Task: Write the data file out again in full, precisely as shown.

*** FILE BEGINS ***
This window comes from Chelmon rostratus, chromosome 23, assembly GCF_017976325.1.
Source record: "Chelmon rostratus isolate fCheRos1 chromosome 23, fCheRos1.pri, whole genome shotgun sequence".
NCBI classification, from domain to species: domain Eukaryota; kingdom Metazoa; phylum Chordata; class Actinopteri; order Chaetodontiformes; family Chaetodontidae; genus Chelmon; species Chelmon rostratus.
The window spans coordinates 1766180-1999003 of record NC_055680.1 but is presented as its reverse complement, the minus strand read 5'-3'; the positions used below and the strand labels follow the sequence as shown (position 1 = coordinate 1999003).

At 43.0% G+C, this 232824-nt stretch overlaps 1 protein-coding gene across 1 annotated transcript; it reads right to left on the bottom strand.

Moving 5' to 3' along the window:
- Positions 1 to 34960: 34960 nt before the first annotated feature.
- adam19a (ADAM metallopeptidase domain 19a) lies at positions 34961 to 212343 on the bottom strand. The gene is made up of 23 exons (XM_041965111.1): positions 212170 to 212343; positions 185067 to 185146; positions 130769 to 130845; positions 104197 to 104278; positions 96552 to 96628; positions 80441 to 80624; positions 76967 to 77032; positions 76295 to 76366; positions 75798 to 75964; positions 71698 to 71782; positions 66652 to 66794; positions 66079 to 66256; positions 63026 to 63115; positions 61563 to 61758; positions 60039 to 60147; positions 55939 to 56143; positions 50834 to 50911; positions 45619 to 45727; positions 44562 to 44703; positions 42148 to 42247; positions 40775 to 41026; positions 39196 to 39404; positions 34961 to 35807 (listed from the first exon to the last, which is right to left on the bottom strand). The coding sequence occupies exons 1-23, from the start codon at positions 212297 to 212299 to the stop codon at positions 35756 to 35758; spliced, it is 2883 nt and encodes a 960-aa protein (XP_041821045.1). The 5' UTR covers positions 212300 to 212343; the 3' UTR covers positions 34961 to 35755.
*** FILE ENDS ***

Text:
This window comes from Chelmon rostratus, chromosome 23, assembly GCF_017976325.1.
Source record: "Chelmon rostratus isolate fCheRos1 chromosome 23, fCheRos1.pri, whole genome shotgun sequence".
NCBI classification, from domain to species: domain Eukaryota; kingdom Metazoa; phylum Chordata; class Actinopteri; order Chaetodontiformes; family Chaetodontidae; genus Chelmon; species Chelmon rostratus.
The window spans coordinates 1766180-1999003 of record NC_055680.1 but is presented as its reverse complement, the minus strand read 5'-3'; the positions used below and the strand labels follow the sequence as shown (position 1 = coordinate 1999003).

At 43.0% G+C, this 232824-nt stretch overlaps 1 protein-coding gene across 1 annotated transcript; it reads right to left on the bottom strand.

Moving 5' to 3' along the window:
- Positions 1 to 34960: 34960 nt before the first annotated feature.
- adam19a (ADAM metallopeptidase domain 19a) lies at positions 34961 to 212343 on the bottom strand. The gene is made up of 23 exons (XM_041965111.1): positions 212170 to 212343; positions 185067 to 185146; positions 130769 to 130845; positions 104197 to 104278; positions 96552 to 96628; positions 80441 to 80624; positions 76967 to 77032; positions 76295 to 76366; positions 75798 to 75964; positions 71698 to 71782; positions 66652 to 66794; positions 66079 to 66256; positions 63026 to 63115; positions 61563 to 61758; positions 60039 to 60147; positions 55939 to 56143; positions 50834 to 50911; positions 45619 to 45727; positions 44562 to 44703; positions 42148 to 42247; positions 40775 to 41026; positions 39196 to 39404; positions 34961 to 35807 (listed from the first exon to the last, which is right to left on the bottom strand). The coding sequence occupies exons 1-23, from the start codon at positions 212297 to 212299 to the stop codon at positions 35756 to 35758; spliced, it is 2883 nt and encodes a 960-aa protein (XP_041821045.1). The 5' UTR covers positions 212300 to 212343; the 3' UTR covers positions 34961 to 35755.